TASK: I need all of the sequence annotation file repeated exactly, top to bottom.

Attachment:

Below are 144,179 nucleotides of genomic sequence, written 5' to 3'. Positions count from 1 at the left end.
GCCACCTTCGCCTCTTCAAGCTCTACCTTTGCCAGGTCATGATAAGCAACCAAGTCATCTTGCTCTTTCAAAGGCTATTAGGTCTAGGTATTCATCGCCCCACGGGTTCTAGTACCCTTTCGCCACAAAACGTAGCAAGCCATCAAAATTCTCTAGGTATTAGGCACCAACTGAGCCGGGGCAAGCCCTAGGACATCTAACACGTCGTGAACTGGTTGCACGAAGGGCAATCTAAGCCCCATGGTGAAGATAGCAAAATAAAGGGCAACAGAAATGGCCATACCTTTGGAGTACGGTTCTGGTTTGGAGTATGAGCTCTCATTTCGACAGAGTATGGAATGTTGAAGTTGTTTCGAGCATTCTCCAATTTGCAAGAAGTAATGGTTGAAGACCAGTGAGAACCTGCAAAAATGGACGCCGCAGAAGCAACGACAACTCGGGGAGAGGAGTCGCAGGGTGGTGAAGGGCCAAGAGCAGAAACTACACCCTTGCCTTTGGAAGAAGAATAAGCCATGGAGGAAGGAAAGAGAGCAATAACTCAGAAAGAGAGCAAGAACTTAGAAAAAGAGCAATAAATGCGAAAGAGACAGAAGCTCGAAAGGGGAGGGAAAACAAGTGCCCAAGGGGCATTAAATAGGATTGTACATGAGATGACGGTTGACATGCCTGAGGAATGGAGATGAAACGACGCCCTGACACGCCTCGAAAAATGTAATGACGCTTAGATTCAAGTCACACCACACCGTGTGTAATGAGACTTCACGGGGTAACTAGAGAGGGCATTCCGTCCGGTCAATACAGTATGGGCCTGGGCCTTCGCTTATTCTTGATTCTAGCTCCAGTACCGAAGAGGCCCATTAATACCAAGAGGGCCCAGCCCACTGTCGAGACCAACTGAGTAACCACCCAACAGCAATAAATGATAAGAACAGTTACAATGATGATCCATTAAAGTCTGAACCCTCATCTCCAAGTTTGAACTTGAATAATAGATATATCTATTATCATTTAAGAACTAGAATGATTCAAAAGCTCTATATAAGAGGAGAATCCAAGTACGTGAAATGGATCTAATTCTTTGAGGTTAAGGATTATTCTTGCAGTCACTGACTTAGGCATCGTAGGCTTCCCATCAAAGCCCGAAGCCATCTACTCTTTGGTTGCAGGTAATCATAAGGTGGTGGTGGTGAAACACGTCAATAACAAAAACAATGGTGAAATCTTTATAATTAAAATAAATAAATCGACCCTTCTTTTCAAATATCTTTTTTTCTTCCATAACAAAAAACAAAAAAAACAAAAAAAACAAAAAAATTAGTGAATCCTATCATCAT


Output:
Below are 144,179 nucleotides of genomic sequence, written 5' to 3'. Positions count from 1 at the left end.
GCCACCTTCGCCTCTTCAAGCTCTACCTTTGCCAGGTCATGATAAGCAACCAAGTCATCTTGCTCTTTCAAAGGCTATTAGGTCTAGGTATTCATCGCCCCACGGGTTCTAGTACCCTTTCGCCACAAAACGTAGCAAGCCATCAAAATTCTCTAGGTATTAGGCACCAACTGAGCCGGGGCAAGCCCTAGGACATCTAACACGTCGTGAACTGGTTGCACGAAGGGCAATCTAAGCCCCATGGTGAAGATAGCAAAATAAAGGGCAACAGAAATGGCCATACCTTTGGAGTACGGTTCTGGTTTGGAGTATGAGCTCTCATTTCGACAGAGTATGGAATGTTGAAGTTGTTTCGAGCATTCTCCAATTTGCAAGAAGTAATGGTTGAAGACCAGTGAGAACCTGCAAAAATGGACGCCGCAGAAGCAACGACAACTCGGGGAGAGGAGTCGCAGGGTGGTGAAGGGCCAAGAGCAGAAACTACACCCTTGCCTTTGGAAGAAGAATAAGCCATGGAGGAAGGAAAGAGAGCAATAACTCAGAAAGAGAGCAAGAACTTAGAAAAAGAGCAATAAATGCGAAAGAGACAGAAGCTCGAAAGGGGAGGGAAAACAAGTGCCCAAGGGGCATTAAATAGGATTGTACATGAGATGACGGTTGACATGCCTGAGGAATGGAGATGAAACGACGCCCTGACACGCCTCGAAAAATGTAATGACGCTTAGATTCAAGTCACACCACACCGTGTGTAATGAGACTTCACGGGGTAACTAGAGAGGGCATTCCGTCCGGTCAATACAGTATGGGCCTGGGCCTTCGCTTATTCTTGATTCTAGCTCCAGTACCGAAGAGGCCCATTAATACCAAGAGGGCCCAGCCCACTGTCGAGACCAACTGAGTAACCACCCAACAGCAATAAATGATAAGAACAGTTACAATGATGATCCATTAAAGTCTGAACCCTCATCTCCAAGTTTGAACTTGAATAATAGATATATCTATTATCATTTAAGAACTAGAATGATTCAAAAGCTCTATATAAGAGGAGAATCCAAGTACGTGAAATGGATCTAATTCTTTGAGGTTAAGGATTATTCTTGCAGTCACTGACTTAGGCATCGTAGGCTTCCCATCAAAGCCCGAAGCCATCTACTCTTTGGTTGCAGGTAATCATAAGGTGGTGGTGGTGAAACACGTCAATAACAAAAACAATGGTGAAATCTTTATAATTAAAATAAATAAATCGACCCTTCTTTTCAAATATCTTTTTTTCTTCCATAACAAAAAACAAAAAAAACAAAAAAAACAAAAAAATTAGTGAATCCTATCATCAT